Mineshaft Gap

It's a screening log, no more no less. Maybe I'll have something interesting to say one of these days...


Pusher (Refn, 1996)

Nicholas Winding Refn's 1996 feature Pusher plays like A Bout De Souffle post-Scorsese. That may be high praise, but the film is worth it. A brilliant examination of the relationships that one small time dealer has in the Copenhagen underground, the film pulses with the vitality of the recent Mann films while adding a perverse sense of humor.

Teen Gore.

Cabin Fever (Roth, 2002)

Better than Hostel because it is more inventive, Roth's first feature is a fun turn in the teens in the woods genre. Rider Strong is a solid central character, but Giuseppe Andrews steals the show.

Ladies, Vampires and Men.

Flags of Our Fathers (Eastwood, 2006)

An interesting conception and take on war, completely ruined by Ryan Phillipe and Adam Beach.

Nosferatu the Vampire (Herzog, 1978)

More a supernatural drama than a horror film, this is a breathtakingly beautiful visual poem. Herzog's images haunt my dreams.

The Queen (Frears, 2006)

This film is the epitome of the concept of the "well made play". Well acted, written, and directed it is a reserved yet powerful experience. Mirren and Sheen are brilliant.

Current 2006 Top Ten:
1. The Departed
2. Miami Vice
3. The Queen
4. United 93
5. A Prairie Home Companion
6. Borat
7. The Descent
Dave Chapelle's Block Party
9. Inside Man
10. The Science of Sleep

Rhapsody in Blue.

Meetin' WA (Godard, 1986)

Godard interview/investigation into New York and Woody Allen is a fun and beautiful short video. The use of jazz, Hopper paintings and the cinematic image of Allen himself are all juxtaposed to say something deeply sad about a lost cinema.


The Prestige (Nolan, 2006)

The Prestige might have worked for me if I felt for one second that Hugh Jackman was obsessed with anything. His calm rationality prevents the film from it's attempt to crescendo in the last act with Jackman finally "getting his hands dirty".

If Nolan had an eye for performances he might have caught on and saved his movie. But his actors always vary wildly in their performances so that is really no surprise. Still it is great to see Andy Serkis in anything.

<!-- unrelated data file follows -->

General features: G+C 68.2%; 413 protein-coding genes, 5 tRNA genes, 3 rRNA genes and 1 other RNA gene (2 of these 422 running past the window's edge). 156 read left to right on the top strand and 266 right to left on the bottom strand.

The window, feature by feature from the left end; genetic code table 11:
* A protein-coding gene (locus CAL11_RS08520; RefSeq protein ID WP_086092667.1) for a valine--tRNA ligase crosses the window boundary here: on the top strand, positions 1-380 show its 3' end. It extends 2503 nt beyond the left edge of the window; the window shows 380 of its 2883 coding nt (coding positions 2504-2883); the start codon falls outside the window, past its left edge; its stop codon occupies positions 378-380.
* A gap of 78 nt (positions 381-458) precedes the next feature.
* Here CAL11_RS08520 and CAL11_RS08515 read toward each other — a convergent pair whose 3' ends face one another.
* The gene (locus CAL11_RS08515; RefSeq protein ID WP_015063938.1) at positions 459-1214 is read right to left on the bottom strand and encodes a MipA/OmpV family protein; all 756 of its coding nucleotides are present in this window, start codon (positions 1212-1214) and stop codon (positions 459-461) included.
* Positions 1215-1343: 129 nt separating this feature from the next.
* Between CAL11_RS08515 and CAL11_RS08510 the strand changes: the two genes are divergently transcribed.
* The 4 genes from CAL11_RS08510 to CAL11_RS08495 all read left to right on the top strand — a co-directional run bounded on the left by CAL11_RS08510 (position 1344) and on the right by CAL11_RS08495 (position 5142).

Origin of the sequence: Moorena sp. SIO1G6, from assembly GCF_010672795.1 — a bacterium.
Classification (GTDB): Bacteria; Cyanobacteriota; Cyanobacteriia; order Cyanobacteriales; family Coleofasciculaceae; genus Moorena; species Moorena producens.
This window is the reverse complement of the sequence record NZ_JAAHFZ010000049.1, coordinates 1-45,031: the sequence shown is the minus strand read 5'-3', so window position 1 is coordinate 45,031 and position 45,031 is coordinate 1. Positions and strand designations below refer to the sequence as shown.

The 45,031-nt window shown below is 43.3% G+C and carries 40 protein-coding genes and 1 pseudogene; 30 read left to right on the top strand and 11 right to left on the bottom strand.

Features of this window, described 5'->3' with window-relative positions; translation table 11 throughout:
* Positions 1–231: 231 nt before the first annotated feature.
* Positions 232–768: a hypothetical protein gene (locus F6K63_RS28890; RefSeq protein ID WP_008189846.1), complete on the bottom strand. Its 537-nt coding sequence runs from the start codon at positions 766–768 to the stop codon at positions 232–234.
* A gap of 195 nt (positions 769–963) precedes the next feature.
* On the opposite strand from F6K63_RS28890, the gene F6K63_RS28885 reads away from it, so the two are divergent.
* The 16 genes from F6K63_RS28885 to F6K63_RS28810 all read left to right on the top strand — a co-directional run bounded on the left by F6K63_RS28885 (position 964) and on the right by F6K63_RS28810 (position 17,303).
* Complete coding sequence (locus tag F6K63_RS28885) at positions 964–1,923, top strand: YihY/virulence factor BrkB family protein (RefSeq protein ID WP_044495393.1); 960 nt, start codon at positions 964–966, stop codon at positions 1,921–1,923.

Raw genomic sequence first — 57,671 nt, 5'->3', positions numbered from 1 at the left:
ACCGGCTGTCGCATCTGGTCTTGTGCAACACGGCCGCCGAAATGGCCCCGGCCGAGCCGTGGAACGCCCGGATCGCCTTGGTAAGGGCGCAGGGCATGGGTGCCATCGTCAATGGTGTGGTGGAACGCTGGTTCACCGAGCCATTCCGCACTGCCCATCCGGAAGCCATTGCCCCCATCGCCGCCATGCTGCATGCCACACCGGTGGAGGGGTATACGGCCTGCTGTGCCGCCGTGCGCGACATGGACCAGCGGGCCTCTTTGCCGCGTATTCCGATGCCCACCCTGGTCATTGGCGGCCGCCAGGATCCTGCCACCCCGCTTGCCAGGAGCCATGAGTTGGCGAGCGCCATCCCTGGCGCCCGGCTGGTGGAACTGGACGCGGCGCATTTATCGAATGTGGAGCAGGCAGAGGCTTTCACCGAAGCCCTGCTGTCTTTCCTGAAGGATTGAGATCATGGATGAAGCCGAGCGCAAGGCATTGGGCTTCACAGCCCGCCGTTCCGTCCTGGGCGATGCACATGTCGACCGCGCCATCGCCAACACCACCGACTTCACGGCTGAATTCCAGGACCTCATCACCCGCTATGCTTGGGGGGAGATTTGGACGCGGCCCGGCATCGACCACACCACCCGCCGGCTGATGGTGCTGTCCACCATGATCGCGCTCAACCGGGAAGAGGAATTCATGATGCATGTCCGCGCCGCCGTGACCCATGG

Modern Romance.

Borat (Charles and Cohen, 2006) This isn't the funniest movie ever made, just the funniest of the year. Cohen may literally be a genius of a performer, but this should be the end of the Ali G films. Borat was the best character, and has turned into a hilarious film, but that should be all. Please no Bruno.

Marie Antoinette (Coppola, 2006)

I try not to blame Coppola for my problems with this beautiful yet over indulgent film (two shopping montages?), but I still must fault her for the performance of the dead space that exists whenever Kirsten Dunst is on the screen. Schwartzman, Torn and Argento? Brilliant. But Coppola is unable to get Dunst to understand the things she does. It is a playing that is far to straight to work. There are now levels, no remove that it is necessary to have for the character. Another problem is with the film is the score. The New Wave works so well that it is a shame that Coppola uses scoring. It works against the film. Still it is rapsidous and engrossing, if misguided.

Population 436 (MacLaren, 2006)

Shirley Jackson's The Lottery + The Wicker Man= Population 436.

Aguirre, The Wrath of God (Herzog, 1971)

I saw this film as a freshman in college and hated it. I see it now as genius. Herzog's combination of documentary style with epic story and stylized acting with natural setting is evocative and haunting. The last images are startling and dreamy. Breathtaking.

Current 2006 Top Ten:
1. The Departed
2. Miami Vice

3. United 93
4. A Prairie Home Companion
5. Borat
6. The Descent
Dave Chapelle's Block Party
8. Inside Man
9. The Science of Sleep
10. Marie Antoinette

Post Festival.

Austin Film Festival comes around and I don't get to watch a movie for three weeks. Then it ends and what do I watch? Three movies about summer camp.

Sleepaway Camp II: Unhappy Campers (Simpson, 1988)

Totally plot and character-less, but some good kills and never boring.

Wet Hot American Summer (Wain, 2002)

David Wain and Michael Showalter's near brilliant camp comedy has a great ensemble and script. This is a performer's piece, and it is a testament to Wain that there are so many hilarious moments and turns in the film.
Sleepaway Camp III: Teenage Wasteland (Simpson, 1989)

Still plotless, still silly. Some damn creepy kills though, especially the lawnmower.